Sunday, April 14, 2013

Preparing for Egypt, Part Eight (Temple of Luxor)

Here is a photo of the Temple of Luxor (Thebes), floodlit at night, which is how it will look when we see it. Originally there were two obelisks here at the entrance, but the second one was moved and is now in Paris. (That's nothing; the obelisk that now sets in St. Peter's Square in the Vatican was originally moved from Egypt by none other than that most vicious of Roman Emperors, Caligula. Such irony.)

This temple was originally built by Amenhotep III (Akhenaton's father) and then expanded later on by Rameses II. Of note are its avenue of Sphinxes, which in its heyday actually lined the road all the way (like, for two miles) to Karnak Temple. I recall reading somewhere that it was the habit of some Pharoahs to add his (or her) own Sphinx to the avenue of Sphinxes, so if you can read the hieroglyphs in the cartouches, Cleopatra's can even be found. (Or, at the very least, she was involved in renovating the avenue of Sphinxes and had her name added to one that was already there.) Anyway, the two colossal statues in the photo at the front of the temple are of Rameses, and the first pylon is probably the most famous part of the temple because of its relief that shows Ramses slaying the Hittites at the battle of Kadesh.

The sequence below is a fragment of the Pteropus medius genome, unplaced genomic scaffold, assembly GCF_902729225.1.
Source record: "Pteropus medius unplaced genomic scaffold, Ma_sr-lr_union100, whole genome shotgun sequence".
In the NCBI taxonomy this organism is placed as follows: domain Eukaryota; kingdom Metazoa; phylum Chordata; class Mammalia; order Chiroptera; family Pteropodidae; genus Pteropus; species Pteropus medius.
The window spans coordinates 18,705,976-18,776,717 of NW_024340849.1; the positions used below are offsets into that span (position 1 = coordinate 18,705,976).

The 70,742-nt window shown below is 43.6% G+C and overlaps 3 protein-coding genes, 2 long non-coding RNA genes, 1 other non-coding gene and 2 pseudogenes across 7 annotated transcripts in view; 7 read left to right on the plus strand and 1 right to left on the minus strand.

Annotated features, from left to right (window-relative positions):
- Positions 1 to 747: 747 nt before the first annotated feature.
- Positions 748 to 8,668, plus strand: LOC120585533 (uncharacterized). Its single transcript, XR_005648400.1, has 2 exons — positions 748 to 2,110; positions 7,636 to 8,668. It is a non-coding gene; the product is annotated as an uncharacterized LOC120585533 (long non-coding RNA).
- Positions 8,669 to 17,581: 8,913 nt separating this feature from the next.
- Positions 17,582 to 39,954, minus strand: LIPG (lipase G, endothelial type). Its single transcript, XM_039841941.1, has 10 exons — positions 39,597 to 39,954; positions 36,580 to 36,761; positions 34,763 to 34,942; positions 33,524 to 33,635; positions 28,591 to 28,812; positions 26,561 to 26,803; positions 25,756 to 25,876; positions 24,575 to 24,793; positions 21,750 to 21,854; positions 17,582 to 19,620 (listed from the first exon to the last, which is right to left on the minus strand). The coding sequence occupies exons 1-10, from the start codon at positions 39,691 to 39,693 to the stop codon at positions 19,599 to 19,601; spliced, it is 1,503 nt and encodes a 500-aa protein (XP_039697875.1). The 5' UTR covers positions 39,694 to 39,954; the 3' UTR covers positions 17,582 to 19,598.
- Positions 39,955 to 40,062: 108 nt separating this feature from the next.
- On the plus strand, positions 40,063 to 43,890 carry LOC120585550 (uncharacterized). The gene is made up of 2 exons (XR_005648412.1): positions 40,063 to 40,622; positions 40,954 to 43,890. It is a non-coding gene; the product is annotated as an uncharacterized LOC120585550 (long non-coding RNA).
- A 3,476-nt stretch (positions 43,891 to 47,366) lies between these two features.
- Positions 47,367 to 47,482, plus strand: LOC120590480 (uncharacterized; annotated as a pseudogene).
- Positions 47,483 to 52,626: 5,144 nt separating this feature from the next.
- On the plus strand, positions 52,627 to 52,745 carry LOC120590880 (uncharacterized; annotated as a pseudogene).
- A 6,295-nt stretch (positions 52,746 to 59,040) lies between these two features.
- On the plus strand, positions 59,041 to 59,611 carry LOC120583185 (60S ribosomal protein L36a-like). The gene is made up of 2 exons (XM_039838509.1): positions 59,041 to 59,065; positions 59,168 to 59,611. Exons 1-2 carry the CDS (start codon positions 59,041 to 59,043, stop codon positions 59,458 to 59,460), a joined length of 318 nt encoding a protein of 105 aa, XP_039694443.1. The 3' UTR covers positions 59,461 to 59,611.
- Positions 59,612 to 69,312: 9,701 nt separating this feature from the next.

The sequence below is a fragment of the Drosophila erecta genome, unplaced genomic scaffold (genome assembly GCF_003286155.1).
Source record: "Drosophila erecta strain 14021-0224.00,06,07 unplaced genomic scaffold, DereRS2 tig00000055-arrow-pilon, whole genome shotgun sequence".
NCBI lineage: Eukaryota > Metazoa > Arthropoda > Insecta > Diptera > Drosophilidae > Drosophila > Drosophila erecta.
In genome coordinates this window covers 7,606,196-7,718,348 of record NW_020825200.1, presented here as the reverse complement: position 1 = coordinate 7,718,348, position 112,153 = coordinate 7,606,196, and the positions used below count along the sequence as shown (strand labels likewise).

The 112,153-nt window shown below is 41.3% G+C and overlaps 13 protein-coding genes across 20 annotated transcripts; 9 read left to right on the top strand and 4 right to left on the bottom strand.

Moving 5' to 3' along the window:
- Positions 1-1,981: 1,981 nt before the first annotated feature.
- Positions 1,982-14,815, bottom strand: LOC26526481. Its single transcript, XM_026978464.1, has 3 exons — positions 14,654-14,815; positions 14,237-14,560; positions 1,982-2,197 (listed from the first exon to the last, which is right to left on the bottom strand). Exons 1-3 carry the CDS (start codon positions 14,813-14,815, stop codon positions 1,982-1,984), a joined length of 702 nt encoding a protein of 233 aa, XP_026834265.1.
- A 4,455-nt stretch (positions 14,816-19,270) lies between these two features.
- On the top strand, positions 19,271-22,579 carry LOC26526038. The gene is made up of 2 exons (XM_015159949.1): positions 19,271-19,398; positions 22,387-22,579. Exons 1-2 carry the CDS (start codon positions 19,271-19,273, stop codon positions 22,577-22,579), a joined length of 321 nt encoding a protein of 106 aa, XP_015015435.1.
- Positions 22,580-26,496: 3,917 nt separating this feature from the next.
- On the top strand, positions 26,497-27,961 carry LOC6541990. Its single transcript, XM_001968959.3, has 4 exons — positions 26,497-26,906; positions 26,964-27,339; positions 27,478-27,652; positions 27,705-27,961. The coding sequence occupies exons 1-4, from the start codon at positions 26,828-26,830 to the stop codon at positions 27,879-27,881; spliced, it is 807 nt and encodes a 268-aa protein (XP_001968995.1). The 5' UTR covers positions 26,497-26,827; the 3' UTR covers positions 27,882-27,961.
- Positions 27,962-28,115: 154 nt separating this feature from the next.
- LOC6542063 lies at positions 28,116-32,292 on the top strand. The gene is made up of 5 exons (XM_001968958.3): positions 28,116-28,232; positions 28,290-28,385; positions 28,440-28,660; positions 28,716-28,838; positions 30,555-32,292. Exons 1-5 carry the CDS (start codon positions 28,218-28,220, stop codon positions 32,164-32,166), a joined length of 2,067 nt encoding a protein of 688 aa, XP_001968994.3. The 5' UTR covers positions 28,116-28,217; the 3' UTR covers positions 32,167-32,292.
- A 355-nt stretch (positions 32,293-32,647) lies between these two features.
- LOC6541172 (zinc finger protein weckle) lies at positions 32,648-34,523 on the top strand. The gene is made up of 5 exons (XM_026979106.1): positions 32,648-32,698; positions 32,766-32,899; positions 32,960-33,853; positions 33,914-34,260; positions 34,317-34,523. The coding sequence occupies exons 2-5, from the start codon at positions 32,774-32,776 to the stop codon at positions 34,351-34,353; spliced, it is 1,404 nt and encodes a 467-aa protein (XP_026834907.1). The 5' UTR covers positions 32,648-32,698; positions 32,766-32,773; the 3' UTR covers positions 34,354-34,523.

Now this is a funny story worth telling, because the last thing Ramses the Great actually did was destroy all the Hittites single-handedly at the battle of Kadesh. A remarkable chariot battle, at best that fight was a draw. But what is of note is that it resulted in the world's first recorded peace treaty between nations that still survives to this day, both Hittite (modern day Turkey) and Egypt versions.

The Temple of Luxor also manages to house a mosque with a minaret that dates back to the 11th century, a colonnade of papyrus-like columns that are 62 feet high, a sun court and hypostyle hall, and then other later additions by Roman Emperor Hadrian and then, at the very end, the Barque Shrine of Alexander the Great.

If you'd like to see a fun documentary (in three parts) on the Battle of Kadesh, one from The History Channel can be seen on Youtube here.

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